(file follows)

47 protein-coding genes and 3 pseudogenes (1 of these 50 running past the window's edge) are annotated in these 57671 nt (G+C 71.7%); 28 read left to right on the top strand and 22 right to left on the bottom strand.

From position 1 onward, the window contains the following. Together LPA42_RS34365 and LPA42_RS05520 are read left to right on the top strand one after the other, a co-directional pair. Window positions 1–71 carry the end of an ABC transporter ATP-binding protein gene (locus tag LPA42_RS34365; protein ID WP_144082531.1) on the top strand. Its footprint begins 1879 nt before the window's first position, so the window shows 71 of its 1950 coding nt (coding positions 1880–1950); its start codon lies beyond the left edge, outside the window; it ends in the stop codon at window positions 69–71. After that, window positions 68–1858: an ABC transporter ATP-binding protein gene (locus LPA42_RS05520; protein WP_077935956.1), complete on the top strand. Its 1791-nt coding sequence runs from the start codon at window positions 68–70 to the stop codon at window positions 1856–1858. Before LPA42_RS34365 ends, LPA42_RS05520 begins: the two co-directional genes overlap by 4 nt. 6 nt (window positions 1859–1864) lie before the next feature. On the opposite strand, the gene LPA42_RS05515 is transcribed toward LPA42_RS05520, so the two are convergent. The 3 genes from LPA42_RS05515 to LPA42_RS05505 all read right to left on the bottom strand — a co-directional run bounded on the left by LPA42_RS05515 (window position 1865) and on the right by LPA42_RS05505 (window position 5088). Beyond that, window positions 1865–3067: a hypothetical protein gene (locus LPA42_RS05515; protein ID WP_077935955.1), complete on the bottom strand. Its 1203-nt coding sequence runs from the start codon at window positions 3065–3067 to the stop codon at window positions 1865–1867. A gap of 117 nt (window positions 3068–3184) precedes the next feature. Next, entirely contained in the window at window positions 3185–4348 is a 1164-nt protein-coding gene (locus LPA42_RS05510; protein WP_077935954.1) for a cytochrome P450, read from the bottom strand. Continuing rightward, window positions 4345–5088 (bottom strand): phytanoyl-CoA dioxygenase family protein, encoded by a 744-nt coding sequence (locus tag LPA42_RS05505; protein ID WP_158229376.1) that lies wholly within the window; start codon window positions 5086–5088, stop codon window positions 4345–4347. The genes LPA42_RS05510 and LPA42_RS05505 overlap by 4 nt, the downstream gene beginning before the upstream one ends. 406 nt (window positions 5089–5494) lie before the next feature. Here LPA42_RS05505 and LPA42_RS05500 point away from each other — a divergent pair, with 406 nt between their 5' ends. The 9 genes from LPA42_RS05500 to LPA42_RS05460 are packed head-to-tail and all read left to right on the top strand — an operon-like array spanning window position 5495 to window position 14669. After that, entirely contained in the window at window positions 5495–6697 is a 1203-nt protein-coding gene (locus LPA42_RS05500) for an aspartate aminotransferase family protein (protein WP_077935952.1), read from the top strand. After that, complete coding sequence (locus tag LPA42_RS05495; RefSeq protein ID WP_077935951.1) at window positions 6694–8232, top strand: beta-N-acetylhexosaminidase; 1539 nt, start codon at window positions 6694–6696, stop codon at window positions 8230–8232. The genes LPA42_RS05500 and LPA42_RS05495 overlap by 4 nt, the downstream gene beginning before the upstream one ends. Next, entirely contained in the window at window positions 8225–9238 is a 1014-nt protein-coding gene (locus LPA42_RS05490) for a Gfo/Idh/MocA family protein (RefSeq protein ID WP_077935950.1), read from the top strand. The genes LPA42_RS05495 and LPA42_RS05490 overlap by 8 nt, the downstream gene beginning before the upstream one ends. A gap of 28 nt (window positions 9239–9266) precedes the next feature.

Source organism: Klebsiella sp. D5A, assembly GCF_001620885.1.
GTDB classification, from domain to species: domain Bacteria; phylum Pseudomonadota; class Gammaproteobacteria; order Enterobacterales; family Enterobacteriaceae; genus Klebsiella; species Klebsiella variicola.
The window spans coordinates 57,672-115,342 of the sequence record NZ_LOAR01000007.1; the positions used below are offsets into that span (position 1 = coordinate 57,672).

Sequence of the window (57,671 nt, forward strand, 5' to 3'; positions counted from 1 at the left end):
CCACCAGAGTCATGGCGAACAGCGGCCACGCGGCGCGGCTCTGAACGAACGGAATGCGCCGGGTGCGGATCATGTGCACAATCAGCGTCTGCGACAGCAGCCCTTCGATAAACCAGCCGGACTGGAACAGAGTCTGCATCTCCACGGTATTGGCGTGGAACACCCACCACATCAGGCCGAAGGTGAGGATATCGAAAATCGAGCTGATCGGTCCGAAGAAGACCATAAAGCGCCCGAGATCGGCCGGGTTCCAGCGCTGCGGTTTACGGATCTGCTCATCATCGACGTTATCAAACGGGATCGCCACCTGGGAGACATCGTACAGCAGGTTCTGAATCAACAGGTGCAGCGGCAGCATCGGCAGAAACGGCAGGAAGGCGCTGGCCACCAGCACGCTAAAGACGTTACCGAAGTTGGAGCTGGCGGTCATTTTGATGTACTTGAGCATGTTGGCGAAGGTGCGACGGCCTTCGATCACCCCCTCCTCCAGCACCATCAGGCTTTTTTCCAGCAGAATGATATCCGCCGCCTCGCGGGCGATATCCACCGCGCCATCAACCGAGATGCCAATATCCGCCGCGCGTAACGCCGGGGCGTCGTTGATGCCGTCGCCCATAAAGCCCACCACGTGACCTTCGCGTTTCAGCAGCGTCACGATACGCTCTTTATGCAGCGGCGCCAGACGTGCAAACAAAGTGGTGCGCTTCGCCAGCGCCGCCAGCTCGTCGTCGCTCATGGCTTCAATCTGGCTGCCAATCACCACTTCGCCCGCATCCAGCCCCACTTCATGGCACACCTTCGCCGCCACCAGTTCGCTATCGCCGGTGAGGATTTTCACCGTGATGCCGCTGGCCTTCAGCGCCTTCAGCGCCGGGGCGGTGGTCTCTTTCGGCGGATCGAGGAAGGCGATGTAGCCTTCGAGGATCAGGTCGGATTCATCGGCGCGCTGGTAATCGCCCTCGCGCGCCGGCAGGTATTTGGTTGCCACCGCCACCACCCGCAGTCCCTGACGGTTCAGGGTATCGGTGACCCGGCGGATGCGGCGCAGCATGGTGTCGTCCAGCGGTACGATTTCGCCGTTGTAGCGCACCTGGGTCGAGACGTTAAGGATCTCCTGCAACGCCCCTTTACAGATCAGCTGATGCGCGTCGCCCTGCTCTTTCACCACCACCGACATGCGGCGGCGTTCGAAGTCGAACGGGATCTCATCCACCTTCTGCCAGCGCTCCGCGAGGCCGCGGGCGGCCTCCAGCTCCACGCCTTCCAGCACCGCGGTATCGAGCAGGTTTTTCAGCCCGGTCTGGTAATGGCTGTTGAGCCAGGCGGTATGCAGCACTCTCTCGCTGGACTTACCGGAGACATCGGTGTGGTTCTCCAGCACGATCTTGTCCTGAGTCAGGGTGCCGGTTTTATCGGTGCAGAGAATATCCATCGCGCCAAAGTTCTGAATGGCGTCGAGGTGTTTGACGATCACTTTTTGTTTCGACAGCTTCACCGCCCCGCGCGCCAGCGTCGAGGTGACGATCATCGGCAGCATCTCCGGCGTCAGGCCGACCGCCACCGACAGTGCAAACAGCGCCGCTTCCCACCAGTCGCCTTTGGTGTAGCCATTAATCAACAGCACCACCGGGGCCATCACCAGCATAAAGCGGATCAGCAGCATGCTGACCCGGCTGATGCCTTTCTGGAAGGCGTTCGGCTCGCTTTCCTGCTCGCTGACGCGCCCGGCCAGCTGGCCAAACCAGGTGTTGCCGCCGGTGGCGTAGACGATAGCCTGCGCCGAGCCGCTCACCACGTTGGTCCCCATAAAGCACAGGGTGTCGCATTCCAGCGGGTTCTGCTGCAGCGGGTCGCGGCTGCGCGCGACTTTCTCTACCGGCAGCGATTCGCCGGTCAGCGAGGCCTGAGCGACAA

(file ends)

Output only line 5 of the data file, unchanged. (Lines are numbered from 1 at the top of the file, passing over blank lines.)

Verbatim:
The window spans coordinates 57,672-115,342 of the sequence record NZ_LOAR01000007.1; the positions used below are offsets into that span (position 1 = coordinate 57,672).